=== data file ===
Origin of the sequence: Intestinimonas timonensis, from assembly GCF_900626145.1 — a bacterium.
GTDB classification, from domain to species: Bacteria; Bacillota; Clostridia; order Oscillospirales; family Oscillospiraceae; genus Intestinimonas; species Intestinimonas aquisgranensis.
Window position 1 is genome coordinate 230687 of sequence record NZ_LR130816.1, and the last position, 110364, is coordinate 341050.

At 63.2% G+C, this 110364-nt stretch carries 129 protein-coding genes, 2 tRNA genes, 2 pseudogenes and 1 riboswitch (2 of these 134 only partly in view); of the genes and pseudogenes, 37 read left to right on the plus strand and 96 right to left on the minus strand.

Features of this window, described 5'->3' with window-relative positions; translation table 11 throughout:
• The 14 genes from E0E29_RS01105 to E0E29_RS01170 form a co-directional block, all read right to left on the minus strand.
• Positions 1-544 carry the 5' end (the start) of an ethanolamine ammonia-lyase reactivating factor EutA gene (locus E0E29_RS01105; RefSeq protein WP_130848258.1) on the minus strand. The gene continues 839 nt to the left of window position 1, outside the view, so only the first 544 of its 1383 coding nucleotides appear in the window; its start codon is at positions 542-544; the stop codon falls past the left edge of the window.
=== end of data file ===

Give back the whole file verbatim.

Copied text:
Origin of the sequence: Intestinimonas timonensis, from assembly GCF_900626145.1 — a bacterium.
GTDB classification, from domain to species: Bacteria; Bacillota; Clostridia; order Oscillospirales; family Oscillospiraceae; genus Intestinimonas; species Intestinimonas aquisgranensis.
Window position 1 is genome coordinate 230687 of sequence record NZ_LR130816.1, and the last position, 110364, is coordinate 341050.

At 63.2% G+C, this 110364-nt stretch carries 129 protein-coding genes, 2 tRNA genes, 2 pseudogenes and 1 riboswitch (2 of these 134 only partly in view); of the genes and pseudogenes, 37 read left to right on the plus strand and 96 right to left on the minus strand.

Features of this window, described 5'->3' with window-relative positions; translation table 11 throughout:
• The 14 genes from E0E29_RS01105 to E0E29_RS01170 form a co-directional block, all read right to left on the minus strand.
• Positions 1-544 carry the 5' end (the start) of an ethanolamine ammonia-lyase reactivating factor EutA gene (locus E0E29_RS01105; RefSeq protein WP_130848258.1) on the minus strand. The gene continues 839 nt to the left of window position 1, outside the view, so only the first 544 of its 1383 coding nucleotides appear in the window; its start codon is at positions 542-544; the stop codon falls past the left edge of the window.